The installation of a flow meter in the main line is necessary for good irrigation management. The flow meter is installed in the main line downstream of the pump to measure the volume of water used per irrigation and for the season (Figure 7a). Flow meters for this purpose usually measure flow in megalitres (ML) or cubic metre (m3). Multiplying m3 by 0.001 will convert flow rate to ML. Usually one flow meter is enough in the main line if the whole system is managed as one block but if the field is managed as sub-blocks then separate flow meters can be used to measure and manage irrigation of sub-areas (Figure 7b).

(a)
Figure 7.  Flow meters installed in the (a) main line and (b) sub-main line
(b)
Figure 7.  Flow meters installed in the (a) main line and (b) sub-main line
Figure 7. Flow meters installed in the (a) main line and (b) sub-main line

Filter

The filter is a critical part of SDI systems and increases the life expectancy of the system. Filters remove physical, chemical and biological impurities (Section 4.3.1.7) and prevent the blockage of the drip tapes and emitters. If filters are not installed, small sand particles can create wear and tear to different parts of the system. Particles greater than 300 Ám in size cannot pass through emitters and will cause clogging, whilst particles greater than 100 Ám can lodge in emitter labyrinth passages. There are many types of filter systems available such as screen, cartridge, media, disk (Figure 8) and centrifugal filters. The selection of the most appropriate filter depends on your water quality and budget. Surface water generally requires a greater degree of filtration than good quality groundwater. Sometimes a combination of filters gives better results than using a single type of filter. Filters will block up as sediment accumulates, so backwash cycles are required to remove accumulated material. Good SDI equipment suppliers can provide guidance on selection of the best filters for your specific requirements.Figure 8. Disk filter installed in SDI system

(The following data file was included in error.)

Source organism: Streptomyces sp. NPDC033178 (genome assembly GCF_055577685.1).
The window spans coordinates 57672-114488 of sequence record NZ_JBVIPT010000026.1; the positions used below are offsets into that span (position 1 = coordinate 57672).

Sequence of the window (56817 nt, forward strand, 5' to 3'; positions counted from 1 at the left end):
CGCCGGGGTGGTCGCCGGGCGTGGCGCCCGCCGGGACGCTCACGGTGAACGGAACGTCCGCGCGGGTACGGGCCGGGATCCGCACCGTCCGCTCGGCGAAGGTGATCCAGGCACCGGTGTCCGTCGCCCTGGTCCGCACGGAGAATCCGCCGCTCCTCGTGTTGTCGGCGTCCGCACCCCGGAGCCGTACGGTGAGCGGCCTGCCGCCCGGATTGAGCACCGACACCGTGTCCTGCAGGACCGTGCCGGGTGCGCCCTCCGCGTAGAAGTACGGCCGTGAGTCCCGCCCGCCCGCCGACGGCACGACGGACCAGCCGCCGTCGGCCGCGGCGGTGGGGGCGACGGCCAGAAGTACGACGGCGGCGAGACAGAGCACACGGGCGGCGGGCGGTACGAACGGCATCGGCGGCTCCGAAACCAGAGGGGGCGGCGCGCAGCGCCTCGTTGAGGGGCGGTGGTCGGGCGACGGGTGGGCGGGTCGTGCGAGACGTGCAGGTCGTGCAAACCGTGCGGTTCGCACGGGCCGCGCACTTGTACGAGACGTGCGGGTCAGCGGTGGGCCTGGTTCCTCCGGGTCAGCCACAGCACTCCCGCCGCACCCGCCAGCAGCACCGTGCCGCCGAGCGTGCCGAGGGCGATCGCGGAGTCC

Figure 8. Disk filter installed in SDI system

Valves

Valves play important role in controlling water pressure and flow rate to optimise system performance and facilitate management. Some of the valves used in SDI systems are described below.

Pressure regulating valve

The purpose of pressure regulating valve (Figure 9) is to maintain the system pressure at the required level. These valves are of two types, adjustable and non-adjustable. Adjustable pressure valves, with a pressure sensor that opens and closes the valve to regulate the pressure, are generally used in SDI systems. Figure 9. Adjustable pressure regulating valve
Figure 9. Adjustable pressure regulating valve

Control valve

Control valves are used to turn water on and off in the system. Depending on the layout, there may be one control valve for the whole field or separate valves for each su-block.

Air release valve

Automatic air release valves (Figure 10) are used to avoid vacuum in the system. These valves prevent soil being sucked into the emitters when the system is shutdown or when the drip tape laterals are drained. They are usually installed in the flushing manifold (sub-main).Figure 10. Air release and flush valve
Figure 10. Air release and flush valve

Backflow prevention valve

Backflow prevention valves are used between the irrigation water source and the pump to avoid contamination of water sources from fertiliser, herbicides, pesticides, acid or chlorination that may have been added to the irrigation system.

Flushing valve

The main purpose of the flushing valves (Figure 11) is to enable flushing of the system in order to remove sediments and other contaminants which can block the system. Flushing flow is directed through the drip tapes to the sub-main and out though the flushing valves. For effective flushing the water velocity in the drip tapes should be higher than normally required for irrigation. The size of the flushing valve required will depend on the area to be flushed. Generally, manually operated flushing valves are used. It is recommended that all automatic or independent control valves be capable of manual operation.

Figure 11. Flushing valvesFigure 11. Flushing valves
Figure 11. Flushing valves

Fertiliser unit

To apply liquid fertiliser with irrigation water (fertigation), a fertiliser unit needs to be attached to the system. It consists of a fertiliser tank (Figure 12a), supply pipe, fertiliser pump (Figure 12b) and control valves. Be aware that SDI irrigation manufacturers may recommend specific fertilisers for their systems, and to avoid disputes it may be prudent to either use products that are recommended or check with the system supplier.
(a)(b)
Figure 12. (a) Fertiliser tankFigure 12. (b) Fertiliser injecting pump
Figure 12. (a) Fertiliser tank and (b) fertiliser injecting pump